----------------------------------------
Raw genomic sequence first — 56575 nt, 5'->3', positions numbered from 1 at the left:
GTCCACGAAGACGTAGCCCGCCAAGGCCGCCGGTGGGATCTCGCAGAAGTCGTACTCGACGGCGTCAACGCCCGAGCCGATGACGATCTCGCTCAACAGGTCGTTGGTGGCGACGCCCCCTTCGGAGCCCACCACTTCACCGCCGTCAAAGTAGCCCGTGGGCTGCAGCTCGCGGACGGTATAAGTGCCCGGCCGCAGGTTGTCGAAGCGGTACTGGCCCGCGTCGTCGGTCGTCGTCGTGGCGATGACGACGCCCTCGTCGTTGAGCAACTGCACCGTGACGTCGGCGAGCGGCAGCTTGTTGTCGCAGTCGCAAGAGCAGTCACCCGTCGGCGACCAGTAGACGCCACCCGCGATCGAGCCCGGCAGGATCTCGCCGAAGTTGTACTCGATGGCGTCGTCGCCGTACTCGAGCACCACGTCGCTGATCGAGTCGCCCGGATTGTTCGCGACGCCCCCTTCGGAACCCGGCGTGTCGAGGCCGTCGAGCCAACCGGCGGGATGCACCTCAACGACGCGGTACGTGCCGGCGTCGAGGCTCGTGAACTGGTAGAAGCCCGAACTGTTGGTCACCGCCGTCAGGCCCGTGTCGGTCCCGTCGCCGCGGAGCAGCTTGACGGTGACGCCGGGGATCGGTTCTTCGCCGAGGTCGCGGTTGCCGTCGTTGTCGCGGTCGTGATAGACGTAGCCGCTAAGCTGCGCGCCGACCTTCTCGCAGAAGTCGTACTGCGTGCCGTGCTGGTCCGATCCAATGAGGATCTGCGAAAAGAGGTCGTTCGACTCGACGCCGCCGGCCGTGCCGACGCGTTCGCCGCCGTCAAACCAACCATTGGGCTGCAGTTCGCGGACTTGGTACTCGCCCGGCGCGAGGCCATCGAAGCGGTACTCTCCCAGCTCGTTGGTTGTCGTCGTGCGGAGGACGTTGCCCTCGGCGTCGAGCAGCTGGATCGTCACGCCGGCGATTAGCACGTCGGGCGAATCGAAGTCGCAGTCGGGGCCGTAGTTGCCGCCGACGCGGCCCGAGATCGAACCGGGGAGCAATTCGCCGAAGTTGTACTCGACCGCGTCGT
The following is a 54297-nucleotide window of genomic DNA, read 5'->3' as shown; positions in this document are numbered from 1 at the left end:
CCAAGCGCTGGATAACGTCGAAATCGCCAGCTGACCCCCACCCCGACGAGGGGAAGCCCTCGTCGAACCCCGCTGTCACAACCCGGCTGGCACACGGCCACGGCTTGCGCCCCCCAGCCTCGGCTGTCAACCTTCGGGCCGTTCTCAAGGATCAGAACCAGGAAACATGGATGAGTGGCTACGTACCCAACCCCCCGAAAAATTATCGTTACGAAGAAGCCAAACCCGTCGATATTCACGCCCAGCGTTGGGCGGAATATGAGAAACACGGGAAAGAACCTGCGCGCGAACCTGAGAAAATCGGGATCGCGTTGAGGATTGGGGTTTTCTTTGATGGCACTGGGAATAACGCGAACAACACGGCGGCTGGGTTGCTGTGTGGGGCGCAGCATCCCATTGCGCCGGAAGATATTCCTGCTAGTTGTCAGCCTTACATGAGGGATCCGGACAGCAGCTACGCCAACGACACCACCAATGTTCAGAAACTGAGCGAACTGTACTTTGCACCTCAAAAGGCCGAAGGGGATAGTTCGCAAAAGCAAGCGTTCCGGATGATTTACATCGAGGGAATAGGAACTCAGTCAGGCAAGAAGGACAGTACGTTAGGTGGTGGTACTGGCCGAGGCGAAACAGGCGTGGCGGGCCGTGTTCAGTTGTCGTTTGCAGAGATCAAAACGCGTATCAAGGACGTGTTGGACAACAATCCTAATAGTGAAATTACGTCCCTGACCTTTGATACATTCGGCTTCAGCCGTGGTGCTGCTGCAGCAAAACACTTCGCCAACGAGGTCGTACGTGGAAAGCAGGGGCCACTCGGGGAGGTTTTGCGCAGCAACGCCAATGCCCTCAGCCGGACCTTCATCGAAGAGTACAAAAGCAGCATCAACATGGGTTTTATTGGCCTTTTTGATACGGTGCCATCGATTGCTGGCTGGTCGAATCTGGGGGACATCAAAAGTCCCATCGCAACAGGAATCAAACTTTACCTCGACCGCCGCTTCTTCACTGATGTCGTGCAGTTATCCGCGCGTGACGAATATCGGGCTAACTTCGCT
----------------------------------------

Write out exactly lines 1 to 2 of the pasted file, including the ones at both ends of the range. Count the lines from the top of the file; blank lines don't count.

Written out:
Raw genomic sequence first — 56575 nt, 5'->3', positions numbered from 1 at the left:
GTCCACGAAGACGTAGCCCGCCAAGGCCGCCGGTGGGATCTCGCAGAAGTCGTACTCGACGGCGTCAACGCCCGAGCCGATGACGATCTCGCTCAACAGGTCGTTGGTGGCGACGCCCCCTTCGGAGCCCACCACTTCACCGCCGTCAAAGTAGCCCGTGGGCTGCAGCTCGCGGACGGTATAAGTGCCCGGCCGCAGGTTGTCGAAGCGGTACTGGCCCGCGTCGTCGGTCGTCGTCGTGGCGATGACGACGCCCTCGTCGTTGAGCAACTGCACCGTGACGTCGGCGAGCGGCAGCTTGTTGTCGCAGTCGCAAGAGCAGTCACCCGTCGGCGACCAGTAGACGCCACCCGCGATCGAGCCCGGCAGGATCTCGCCGAAGTTGTACTCGATGGCGTCGTCGCCGTACTCGAGCACCACGTCGCTGATCGAGTCGCCCGGATTGTTCGCGACGCCCCCTTCGGAACCCGGCGTGTCGAGGCCGTCGAGCCAACCGGCGGGATGCACCTCAACGACGCGGTACGTGCCGGCGTCGAGGCTCGTGAACTGGTAGAAGCCCGAACTGTTGGTCACCGCCGTCAGGCCCGTGTCGGTCCCGTCGCCGCGGAGCAGCTTGACGGTGACGCCGGGGATCGGTTCTTCGCCGAGGTCGCGGTTGCCGTCGTTGTCGCGGTCGTGATAGACGTAGCCGCTAAGCTGCGCGCCGACCTTCTCGCAGAAGTCGTACTGCGTGCCGTGCTGGTCCGATCCAATGAGGATCTGCGAAAAGAGGTCGTTCGACTCGACGCCGCCGGCCGTGCCGACGCGTTCGCCGCCGTCAAACCAACCATTGGGCTGCAGTTCGCGGACTTGGTACTCGCCCGGCGCGAGGCCATCGAAGCGGTACTCTCCCAGCTCGTTGGTTGTCGTCGTGCGGAGGACGTTGCCCTCGGCGTCGAGCAGCTGGATCGTCACGCCGGCGATTAGCACGTCGGGCGAATCGAAGTCGCAGTCGGGGCCGTAGTTGCCGCCGACGCGGCCCGAGATCGAACCGGGGAGCAATTCGCCGAAGTTGTACTCGACCGCGTCGT